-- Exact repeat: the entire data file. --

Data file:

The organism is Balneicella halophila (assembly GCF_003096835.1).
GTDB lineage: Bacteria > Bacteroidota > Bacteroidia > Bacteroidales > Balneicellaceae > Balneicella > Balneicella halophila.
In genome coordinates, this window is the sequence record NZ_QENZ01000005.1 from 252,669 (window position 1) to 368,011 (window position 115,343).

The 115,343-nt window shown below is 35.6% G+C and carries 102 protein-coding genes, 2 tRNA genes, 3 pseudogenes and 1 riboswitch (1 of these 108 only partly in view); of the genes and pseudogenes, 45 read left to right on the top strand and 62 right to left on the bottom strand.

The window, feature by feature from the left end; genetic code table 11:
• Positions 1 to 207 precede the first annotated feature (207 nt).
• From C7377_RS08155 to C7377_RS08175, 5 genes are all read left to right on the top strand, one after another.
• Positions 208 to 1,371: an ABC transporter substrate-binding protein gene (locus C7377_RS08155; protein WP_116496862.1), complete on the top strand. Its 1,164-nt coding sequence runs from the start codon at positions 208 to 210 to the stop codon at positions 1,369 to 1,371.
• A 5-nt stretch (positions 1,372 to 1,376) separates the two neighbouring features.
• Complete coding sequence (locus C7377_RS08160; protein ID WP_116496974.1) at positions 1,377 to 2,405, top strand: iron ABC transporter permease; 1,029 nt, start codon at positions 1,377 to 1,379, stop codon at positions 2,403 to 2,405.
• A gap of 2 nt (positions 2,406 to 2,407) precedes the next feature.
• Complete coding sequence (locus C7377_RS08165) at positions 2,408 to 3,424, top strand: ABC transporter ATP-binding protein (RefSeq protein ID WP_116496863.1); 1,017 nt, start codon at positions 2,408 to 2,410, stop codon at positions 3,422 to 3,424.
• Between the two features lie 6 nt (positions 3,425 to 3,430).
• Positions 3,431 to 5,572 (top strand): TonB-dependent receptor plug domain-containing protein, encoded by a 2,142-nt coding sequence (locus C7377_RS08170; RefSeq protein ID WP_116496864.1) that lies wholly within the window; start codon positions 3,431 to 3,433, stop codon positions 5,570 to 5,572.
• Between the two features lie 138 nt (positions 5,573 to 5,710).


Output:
The organism is Balneicella halophila (assembly GCF_003096835.1).
GTDB lineage: Bacteria > Bacteroidota > Bacteroidia > Bacteroidales > Balneicellaceae > Balneicella > Balneicella halophila.
In genome coordinates, this window is the sequence record NZ_QENZ01000005.1 from 252,669 (window position 1) to 368,011 (window position 115,343).

The 115,343-nt window shown below is 35.6% G+C and carries 102 protein-coding genes, 2 tRNA genes, 3 pseudogenes and 1 riboswitch (1 of these 108 only partly in view); of the genes and pseudogenes, 45 read left to right on the top strand and 62 right to left on the bottom strand.

The window, feature by feature from the left end; genetic code table 11:
• Positions 1 to 207 precede the first annotated feature (207 nt).
• From C7377_RS08155 to C7377_RS08175, 5 genes are all read left to right on the top strand, one after another.
• Positions 208 to 1,371: an ABC transporter substrate-binding protein gene (locus C7377_RS08155; protein WP_116496862.1), complete on the top strand. Its 1,164-nt coding sequence runs from the start codon at positions 208 to 210 to the stop codon at positions 1,369 to 1,371.
• A 5-nt stretch (positions 1,372 to 1,376) separates the two neighbouring features.
• Complete coding sequence (locus C7377_RS08160; protein ID WP_116496974.1) at positions 1,377 to 2,405, top strand: iron ABC transporter permease; 1,029 nt, start codon at positions 1,377 to 1,379, stop codon at positions 2,403 to 2,405.
• A gap of 2 nt (positions 2,406 to 2,407) precedes the next feature.
• Complete coding sequence (locus C7377_RS08165) at positions 2,408 to 3,424, top strand: ABC transporter ATP-binding protein (RefSeq protein ID WP_116496863.1); 1,017 nt, start codon at positions 2,408 to 2,410, stop codon at positions 3,422 to 3,424.
• Between the two features lie 6 nt (positions 3,425 to 3,430).
• Positions 3,431 to 5,572 (top strand): TonB-dependent receptor plug domain-containing protein, encoded by a 2,142-nt coding sequence (locus C7377_RS08170; RefSeq protein ID WP_116496864.1) that lies wholly within the window; start codon positions 3,431 to 3,433, stop codon positions 5,570 to 5,572.
• Between the two features lie 138 nt (positions 5,573 to 5,710).